In the measurement of ionising radiation the counting efficiency is the ratio between the number of particles or photons counted with a radiation counter and the number of particles or photons of the same type and energy emitted by the radiation source.
Several factors affect the counting efficiency:
The accompanying diagram shows this graphically.
Large area scintillation counters used for surface radioactive contamination measurements use plate or planar radioactive sources as calibration standards. The Surface Emission Rate (SER), not the source activity, is used as a measure of the rate of particles emitted from the source of radiation. The SER is the true emission rate from the surface, which is usually different to the activity. This difference is due to self-shielding within the active layer of the source which will reduce the SER, or backscatter which will reflect particles off the backing plate of the active layer and will increase the SER. Beta particle plate sources usually have a significant backscatter, whereas alpha plate sources usually have no backscatter, but are easily self-attenuated if the active layer is made too thick.
Counting efficiency varies for different isotopes, sample compositions and scintillation counters. Poor counting efficiency can be caused by an extremely low energy to light conversion rate, (scintillation efficiency) which, even optimally, will be a small value. It has been calculated that only some 4% of the energy from a ? emission event is converted to light by even the most efficient scintillation cocktails.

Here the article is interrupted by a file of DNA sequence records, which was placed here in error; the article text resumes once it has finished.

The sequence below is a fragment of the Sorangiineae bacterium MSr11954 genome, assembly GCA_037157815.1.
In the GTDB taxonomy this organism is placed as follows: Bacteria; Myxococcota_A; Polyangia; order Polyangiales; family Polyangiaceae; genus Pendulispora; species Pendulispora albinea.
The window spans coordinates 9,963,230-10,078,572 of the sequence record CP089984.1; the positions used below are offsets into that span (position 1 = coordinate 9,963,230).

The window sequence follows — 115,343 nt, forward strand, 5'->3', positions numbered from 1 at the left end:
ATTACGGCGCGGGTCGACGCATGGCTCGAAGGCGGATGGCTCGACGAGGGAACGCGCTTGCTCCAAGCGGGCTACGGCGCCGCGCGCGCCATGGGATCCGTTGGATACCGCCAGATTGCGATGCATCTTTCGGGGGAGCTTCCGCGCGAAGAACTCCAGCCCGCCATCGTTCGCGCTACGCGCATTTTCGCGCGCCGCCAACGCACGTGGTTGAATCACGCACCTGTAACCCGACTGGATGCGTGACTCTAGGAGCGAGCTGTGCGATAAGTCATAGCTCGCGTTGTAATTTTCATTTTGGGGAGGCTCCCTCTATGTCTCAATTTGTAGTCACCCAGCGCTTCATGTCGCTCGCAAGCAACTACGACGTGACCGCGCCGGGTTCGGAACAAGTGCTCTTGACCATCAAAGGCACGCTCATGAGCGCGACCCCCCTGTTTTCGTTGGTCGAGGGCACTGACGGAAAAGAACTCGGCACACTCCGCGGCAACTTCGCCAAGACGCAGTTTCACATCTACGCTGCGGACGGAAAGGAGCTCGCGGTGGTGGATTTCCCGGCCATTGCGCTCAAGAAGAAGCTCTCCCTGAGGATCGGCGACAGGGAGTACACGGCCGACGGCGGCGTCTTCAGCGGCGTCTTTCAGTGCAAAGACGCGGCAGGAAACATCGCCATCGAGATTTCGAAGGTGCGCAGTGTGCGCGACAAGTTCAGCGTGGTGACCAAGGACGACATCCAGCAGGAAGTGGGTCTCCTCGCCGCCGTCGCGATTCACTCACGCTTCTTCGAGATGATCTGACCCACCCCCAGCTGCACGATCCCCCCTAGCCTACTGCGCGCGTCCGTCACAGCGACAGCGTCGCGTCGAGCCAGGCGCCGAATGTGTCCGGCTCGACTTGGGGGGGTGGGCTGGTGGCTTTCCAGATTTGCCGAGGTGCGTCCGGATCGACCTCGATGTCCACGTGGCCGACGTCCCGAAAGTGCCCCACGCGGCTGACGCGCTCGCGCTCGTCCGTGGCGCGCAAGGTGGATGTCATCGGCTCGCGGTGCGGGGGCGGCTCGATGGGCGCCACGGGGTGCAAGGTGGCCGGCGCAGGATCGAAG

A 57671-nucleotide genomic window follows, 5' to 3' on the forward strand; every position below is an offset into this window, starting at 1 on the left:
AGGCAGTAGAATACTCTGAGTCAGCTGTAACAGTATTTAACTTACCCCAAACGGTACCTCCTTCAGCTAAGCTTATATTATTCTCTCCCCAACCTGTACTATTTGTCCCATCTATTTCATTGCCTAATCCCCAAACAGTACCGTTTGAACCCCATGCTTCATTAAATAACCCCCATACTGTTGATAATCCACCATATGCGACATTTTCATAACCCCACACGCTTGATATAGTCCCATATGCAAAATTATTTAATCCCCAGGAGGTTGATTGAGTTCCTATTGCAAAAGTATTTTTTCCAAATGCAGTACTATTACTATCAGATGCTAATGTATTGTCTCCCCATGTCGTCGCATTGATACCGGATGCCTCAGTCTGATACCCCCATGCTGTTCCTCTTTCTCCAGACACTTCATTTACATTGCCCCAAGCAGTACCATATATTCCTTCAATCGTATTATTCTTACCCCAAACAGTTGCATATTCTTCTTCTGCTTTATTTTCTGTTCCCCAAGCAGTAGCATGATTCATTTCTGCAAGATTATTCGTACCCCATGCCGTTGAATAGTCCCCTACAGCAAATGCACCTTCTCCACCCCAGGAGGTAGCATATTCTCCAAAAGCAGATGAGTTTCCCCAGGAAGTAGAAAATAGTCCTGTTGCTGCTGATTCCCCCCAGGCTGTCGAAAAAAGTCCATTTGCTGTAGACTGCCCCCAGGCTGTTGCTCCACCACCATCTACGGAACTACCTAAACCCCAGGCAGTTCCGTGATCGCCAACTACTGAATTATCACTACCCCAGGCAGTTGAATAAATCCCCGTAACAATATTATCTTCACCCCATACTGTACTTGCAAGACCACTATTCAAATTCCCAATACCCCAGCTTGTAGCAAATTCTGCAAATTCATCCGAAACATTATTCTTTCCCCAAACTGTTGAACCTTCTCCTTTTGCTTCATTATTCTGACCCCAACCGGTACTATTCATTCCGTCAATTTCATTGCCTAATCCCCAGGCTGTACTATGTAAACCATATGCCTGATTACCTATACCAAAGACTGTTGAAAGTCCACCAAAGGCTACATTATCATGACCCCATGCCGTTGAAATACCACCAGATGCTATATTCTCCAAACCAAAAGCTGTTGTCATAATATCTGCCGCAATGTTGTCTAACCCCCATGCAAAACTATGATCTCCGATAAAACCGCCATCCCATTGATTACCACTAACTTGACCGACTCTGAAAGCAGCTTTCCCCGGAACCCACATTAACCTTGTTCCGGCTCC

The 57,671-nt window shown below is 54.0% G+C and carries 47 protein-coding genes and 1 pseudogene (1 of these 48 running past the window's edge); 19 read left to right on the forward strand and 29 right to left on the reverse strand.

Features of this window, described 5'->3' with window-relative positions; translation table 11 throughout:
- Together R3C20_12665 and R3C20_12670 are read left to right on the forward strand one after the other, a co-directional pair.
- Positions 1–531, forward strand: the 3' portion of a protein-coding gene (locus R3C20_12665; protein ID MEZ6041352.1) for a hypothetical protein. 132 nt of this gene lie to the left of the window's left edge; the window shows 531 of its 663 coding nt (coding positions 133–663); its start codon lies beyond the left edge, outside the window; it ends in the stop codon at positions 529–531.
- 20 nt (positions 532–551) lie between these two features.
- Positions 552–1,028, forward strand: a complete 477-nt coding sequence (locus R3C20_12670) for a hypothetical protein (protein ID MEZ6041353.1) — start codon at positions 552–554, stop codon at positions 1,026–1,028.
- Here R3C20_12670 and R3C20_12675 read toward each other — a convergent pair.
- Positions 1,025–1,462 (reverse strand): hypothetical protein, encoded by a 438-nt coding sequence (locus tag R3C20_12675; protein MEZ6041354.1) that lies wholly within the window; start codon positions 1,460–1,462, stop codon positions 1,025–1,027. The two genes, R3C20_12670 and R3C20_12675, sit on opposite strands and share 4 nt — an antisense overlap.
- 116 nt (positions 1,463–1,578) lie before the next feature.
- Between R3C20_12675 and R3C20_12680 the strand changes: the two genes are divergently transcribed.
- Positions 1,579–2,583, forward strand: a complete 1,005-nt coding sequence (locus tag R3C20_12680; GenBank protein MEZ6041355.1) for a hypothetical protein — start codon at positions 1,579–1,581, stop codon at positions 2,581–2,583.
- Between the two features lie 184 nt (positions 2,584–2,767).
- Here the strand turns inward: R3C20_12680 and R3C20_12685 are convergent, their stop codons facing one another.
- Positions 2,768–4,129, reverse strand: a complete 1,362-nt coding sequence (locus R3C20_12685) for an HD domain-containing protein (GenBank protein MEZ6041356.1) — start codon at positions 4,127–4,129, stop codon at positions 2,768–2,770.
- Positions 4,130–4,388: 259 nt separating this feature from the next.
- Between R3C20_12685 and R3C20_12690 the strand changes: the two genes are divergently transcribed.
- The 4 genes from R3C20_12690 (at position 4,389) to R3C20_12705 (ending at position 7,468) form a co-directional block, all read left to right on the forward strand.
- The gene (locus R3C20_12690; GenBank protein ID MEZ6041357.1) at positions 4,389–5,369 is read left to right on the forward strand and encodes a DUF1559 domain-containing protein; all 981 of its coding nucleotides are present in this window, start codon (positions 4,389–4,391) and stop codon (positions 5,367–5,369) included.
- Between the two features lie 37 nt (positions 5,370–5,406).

Proportional counters and end-window Geiger-Muller tubes have a very high efficiency for all ionising particles that reach the fill gas. Nearly every initial ionising event in the gas will result in Townsend avalanches, and thereby an output signal. However the overall detector efficiency is largely affected by attenuation due to the window or tube body through which particles have to pass.
In the case of gamma photons the detection efficiency is more dependent upon the fill gas and gamma energy. Low energy photons will interact more with the fill gas than high energy photons.
|Photon energy||n||1||count of photons n with energy Qp = h⋅c / λ.[nb 2]|
|Photon flux||Φq||count per second||s−1||T−1||photons per unit time, dn/dt with n = photon number.|
also called photon power.
|Photon intensity||I||count per steradian per second||sr−1⋅s−1||T−1||dn/dω|
|Photon radiance||Lq||count per square metre per steradian per second||m−2⋅sr−1⋅s−1||L−2⋅T−1||d2n/(dA cos(θ) dω)|
|Photon irradiance||Eq||count per square metre per second||m−2⋅s−1||L−2⋅T−1||dn/dA|
|Photon exitance||M||count per square metre per second||m−2⋅s−1||L−2⋅T−1||dn/dA|
|See also: Photon counting · SI · Radiometry · Photometry|